frequent and unattractive widowed play-titles (as on pp. 118, 128, 204, 
326, etc.). In Collard & Cropp’s Euripides, on the other hand, the 
introductory material is presented in italic type equally on left- and 
right-hand sides, before the familiar Loeb format resumes. This would have 
made for a more attractive and economical layout of the material here. In a 
few cases footnotes that begin in one play continue one or two plays later, 
e.g., n. 125 which begins on p. 355 (Fry-cooks) and resumes on p. 362 
(Telmessians). But perhaps we should not fault the author for a problem 
elsewhere in the process of production.

Traditional Loebs have purposely been light on bibliography, which can 
easily and quickly date the volume. Collard & Cropp is a significant 
exception as each play is provided with a reasonable, if short, 
bibliography and reference in the introduction and notes to the literature. 
At places in Aristophanes V certain plays and fragments would have been 
better served either by discussions in the introductions or notes to 
individual fragments, alerting the reader to controversies or significant 
treatments. For example, the other Thesmophoriazusae deserved a note about 
Butrica’s radical re-dating of the play to the mid-420s (Phoenix, 2001), 
Babylonians could have benefited from a note about the still common (and 
mistaken) assumption that Aristophanes is defending the cause of the allies 
against Athenian imperialism (Forrest in Essays in Honour of C.E. Stevens 
[1975] is particularly good here), and even my article (Phoenix, 1988) 
suggesting that Thrasymachus in Banqueters F 205.8 is not the sophist, 
addressed by apostrophe, but the name of the wayward son. Finally, would it 
have been worth mentioning the suggestion (see Taplin, Comic Angels, pp.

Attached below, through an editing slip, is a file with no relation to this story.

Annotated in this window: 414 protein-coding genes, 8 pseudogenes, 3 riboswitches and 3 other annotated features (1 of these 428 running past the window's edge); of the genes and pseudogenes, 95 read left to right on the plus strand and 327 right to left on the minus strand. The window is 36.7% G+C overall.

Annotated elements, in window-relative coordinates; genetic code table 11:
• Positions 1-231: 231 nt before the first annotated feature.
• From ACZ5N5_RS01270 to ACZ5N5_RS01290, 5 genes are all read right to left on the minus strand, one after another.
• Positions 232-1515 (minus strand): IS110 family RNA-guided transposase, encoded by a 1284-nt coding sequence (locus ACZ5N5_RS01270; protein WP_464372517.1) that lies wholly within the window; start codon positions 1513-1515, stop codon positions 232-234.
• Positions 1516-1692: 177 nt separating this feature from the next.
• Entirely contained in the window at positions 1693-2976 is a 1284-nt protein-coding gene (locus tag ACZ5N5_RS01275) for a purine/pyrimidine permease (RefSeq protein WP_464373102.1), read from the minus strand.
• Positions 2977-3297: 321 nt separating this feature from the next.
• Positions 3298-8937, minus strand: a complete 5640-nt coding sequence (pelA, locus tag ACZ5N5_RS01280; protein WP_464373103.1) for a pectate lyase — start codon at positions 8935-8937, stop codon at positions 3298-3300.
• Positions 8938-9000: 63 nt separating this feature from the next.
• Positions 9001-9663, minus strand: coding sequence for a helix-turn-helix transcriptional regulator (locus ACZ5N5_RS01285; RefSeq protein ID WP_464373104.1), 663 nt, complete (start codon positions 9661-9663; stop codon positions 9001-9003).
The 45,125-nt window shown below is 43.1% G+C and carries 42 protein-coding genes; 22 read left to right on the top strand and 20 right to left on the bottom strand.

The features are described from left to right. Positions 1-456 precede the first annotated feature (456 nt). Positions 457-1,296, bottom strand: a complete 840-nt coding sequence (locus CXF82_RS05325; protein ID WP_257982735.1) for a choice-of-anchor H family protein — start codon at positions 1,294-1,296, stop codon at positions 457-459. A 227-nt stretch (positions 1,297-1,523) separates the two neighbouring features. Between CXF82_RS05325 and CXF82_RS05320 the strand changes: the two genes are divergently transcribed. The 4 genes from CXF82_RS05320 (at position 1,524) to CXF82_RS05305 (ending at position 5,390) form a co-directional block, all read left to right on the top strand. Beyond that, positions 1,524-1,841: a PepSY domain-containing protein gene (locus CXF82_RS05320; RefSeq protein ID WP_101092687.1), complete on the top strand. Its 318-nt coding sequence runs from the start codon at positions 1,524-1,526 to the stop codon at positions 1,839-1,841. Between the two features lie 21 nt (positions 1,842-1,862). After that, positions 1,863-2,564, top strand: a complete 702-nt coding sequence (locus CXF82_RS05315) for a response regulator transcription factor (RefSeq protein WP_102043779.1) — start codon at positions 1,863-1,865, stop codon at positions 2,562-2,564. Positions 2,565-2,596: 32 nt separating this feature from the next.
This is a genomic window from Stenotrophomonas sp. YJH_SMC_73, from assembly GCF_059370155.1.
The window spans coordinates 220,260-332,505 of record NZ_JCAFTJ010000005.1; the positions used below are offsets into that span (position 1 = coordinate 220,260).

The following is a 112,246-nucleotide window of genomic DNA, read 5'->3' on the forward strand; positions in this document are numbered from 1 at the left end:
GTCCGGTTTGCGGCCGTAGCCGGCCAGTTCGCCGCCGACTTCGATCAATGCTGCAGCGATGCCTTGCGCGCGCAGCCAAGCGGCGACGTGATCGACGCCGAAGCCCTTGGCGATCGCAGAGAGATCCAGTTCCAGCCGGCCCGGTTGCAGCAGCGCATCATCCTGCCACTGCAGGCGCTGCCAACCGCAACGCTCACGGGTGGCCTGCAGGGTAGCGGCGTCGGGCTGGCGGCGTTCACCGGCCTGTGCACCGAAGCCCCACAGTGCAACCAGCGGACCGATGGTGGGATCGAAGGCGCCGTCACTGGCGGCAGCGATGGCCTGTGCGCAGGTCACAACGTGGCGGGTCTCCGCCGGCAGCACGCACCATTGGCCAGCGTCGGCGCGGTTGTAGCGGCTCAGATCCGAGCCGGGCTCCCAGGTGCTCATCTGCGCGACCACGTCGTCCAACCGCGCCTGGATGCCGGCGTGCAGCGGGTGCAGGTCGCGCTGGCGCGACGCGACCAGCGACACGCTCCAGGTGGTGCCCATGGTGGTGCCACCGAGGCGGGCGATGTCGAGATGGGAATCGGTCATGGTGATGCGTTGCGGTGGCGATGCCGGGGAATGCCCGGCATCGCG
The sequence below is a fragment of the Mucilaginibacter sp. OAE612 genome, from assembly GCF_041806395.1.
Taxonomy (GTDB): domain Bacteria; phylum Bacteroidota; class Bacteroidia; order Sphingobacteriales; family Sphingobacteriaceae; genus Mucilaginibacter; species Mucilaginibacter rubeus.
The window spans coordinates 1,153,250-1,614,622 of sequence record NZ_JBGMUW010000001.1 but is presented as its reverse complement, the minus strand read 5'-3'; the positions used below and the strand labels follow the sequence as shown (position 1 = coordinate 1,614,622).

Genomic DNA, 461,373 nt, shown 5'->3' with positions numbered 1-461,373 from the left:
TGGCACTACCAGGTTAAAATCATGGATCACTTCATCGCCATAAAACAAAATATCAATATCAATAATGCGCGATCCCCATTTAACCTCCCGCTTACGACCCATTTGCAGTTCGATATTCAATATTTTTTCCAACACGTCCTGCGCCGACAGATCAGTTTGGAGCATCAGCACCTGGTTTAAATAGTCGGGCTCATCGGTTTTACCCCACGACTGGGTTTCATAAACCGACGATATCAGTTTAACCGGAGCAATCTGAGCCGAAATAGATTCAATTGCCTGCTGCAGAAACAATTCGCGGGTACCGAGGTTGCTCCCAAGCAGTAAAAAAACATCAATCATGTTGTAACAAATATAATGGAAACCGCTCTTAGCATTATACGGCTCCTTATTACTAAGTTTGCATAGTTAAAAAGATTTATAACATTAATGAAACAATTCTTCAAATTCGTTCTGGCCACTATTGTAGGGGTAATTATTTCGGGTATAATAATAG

65–6) that Proagon is the play depicted on the Choregos-vase?

On the whole the quality of text, translation and notes is very high and 
will be of immense value to the browser who needs to consult quickly and 
conveniently the fragments of Aristophanes. I have a few comments and 
questions about some individual passages. In F 11 (Aeolosicon) was Heracles 
actually a character in the play? All the scholiast says is that 
“Aristophanes makes fun of Heracles as a glutton.” On p. 129 
(introduction to Anagyrus) Clouds 549–62 does mention more than one 
attack on Hyperbolus, “now everybody is laying into Hyperbolus.” In (i) 
on p. 130, in addition to a minor typo of Babyloniois for Babylonious, 
toutou should refer to the hero of Anagyrus, not to the deme. Treat 
“Anagyrous as an Attic deme” as an interjection, and take toutou with 
the “hero,” who then becomes the new subject in the next sentence 
introduced by ho de.

Since the hero Anagyrous took revenge on an old man living nearby, who had 
cut down the grove of trees—the Anagyroi are a deme in Attica. A man cut 
down his grove, and he [the hero] made the man’s mistress fall madly in 
love with his son.

Farther down the page in (ii) bomos is better translated as “altar” 
than “tomb.” In Babylonians H.’s presentation of the fragments 
demonstrates just how flimsy the cases are for Aristophanes’ alleged 
championing of the allies and for equating the chorus with the cities of 
the arche. F 71 shows that the scholiasts were merely guessing at what 
“It’s the people of Samos, how very lettered!” meant. In F 129 (Old 
Age), I felt that the translation of teknon as “kiddo” was not a happy 
one; I tried this out on both Canadian and English students and neither 
group was comfortable with it. In F 490 does “in Callippides” refer to 
Strattis’ play of that name? I was glad to see in the introduction to 
Seasons that H. is sceptical about whether the testimony of Cicero (Laws 
2.37) in fact refers to that comedy. The link is merely that both Cicero 
and F 578 mention Sabazius, who is also found in at Wasps 9–10, Birds 873 
and Lysistrata 388. This is an unsubstantial foundation indeed. More likely 
Cicero is referring to Aristophanes’ lost Heroes.

But these are minor quibbles and I would not wish to detract from my 
appreciation of a fine and meticulous job of giving us the Aristophanic 
fragments in a very useful volume.

Trent University

You may remove yourself from the CJ-Online list-serv by sending an email 
to: [log in to unmask] Leave the subject line blank, and in the first 
line of the message write: UNSUBSCRIBE